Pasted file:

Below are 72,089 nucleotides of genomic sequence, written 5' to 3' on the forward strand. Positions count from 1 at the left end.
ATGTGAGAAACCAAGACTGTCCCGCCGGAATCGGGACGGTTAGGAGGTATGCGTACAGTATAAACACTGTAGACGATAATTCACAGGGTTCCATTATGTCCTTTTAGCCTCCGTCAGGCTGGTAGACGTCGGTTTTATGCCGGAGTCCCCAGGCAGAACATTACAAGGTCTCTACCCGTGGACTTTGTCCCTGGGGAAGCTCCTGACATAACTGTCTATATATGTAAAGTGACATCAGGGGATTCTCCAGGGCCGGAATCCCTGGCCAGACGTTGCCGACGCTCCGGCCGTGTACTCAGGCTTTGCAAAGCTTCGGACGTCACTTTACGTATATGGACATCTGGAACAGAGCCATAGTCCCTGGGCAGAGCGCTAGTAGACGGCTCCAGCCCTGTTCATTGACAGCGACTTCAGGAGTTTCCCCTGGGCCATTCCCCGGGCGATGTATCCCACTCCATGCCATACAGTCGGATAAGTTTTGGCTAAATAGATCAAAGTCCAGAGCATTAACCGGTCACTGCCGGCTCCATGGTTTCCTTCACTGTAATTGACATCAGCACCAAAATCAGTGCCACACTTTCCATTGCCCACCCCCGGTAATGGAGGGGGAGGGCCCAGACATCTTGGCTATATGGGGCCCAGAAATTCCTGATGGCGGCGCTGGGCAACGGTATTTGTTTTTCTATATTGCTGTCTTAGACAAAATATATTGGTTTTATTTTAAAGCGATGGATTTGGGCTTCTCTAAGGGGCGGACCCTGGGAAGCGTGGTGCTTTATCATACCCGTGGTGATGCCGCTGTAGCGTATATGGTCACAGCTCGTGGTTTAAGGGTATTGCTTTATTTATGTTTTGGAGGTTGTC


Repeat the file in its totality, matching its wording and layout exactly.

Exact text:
Below are 72,089 nucleotides of genomic sequence, written 5' to 3' on the forward strand. Positions count from 1 at the left end.
ATGTGAGAAACCAAGACTGTCCCGCCGGAATCGGGACGGTTAGGAGGTATGCGTACAGTATAAACACTGTAGACGATAATTCACAGGGTTCCATTATGTCCTTTTAGCCTCCGTCAGGCTGGTAGACGTCGGTTTTATGCCGGAGTCCCCAGGCAGAACATTACAAGGTCTCTACCCGTGGACTTTGTCCCTGGGGAAGCTCCTGACATAACTGTCTATATATGTAAAGTGACATCAGGGGATTCTCCAGGGCCGGAATCCCTGGCCAGACGTTGCCGACGCTCCGGCCGTGTACTCAGGCTTTGCAAAGCTTCGGACGTCACTTTACGTATATGGACATCTGGAACAGAGCCATAGTCCCTGGGCAGAGCGCTAGTAGACGGCTCCAGCCCTGTTCATTGACAGCGACTTCAGGAGTTTCCCCTGGGCCATTCCCCGGGCGATGTATCCCACTCCATGCCATACAGTCGGATAAGTTTTGGCTAAATAGATCAAAGTCCAGAGCATTAACCGGTCACTGCCGGCTCCATGGTTTCCTTCACTGTAATTGACATCAGCACCAAAATCAGTGCCACACTTTCCATTGCCCACCCCCGGTAATGGAGGGGGAGGGCCCAGACATCTTGGCTATATGGGGCCCAGAAATTCCTGATGGCGGCGCTGGGCAACGGTATTTGTTTTTCTATATTGCTGTCTTAGACAAAATATATTGGTTTTATTTTAAAGCGATGGATTTGGGCTTCTCTAAGGGGCGGACCCTGGGAAGCGTGGTGCTTTATCATACCCGTGGTGATGCCGCTGTAGCGTATATGGTCACAGCTCGTGGTTTAAGGGTATTGCTTTATTTATGTTTTGGAGGTTGTC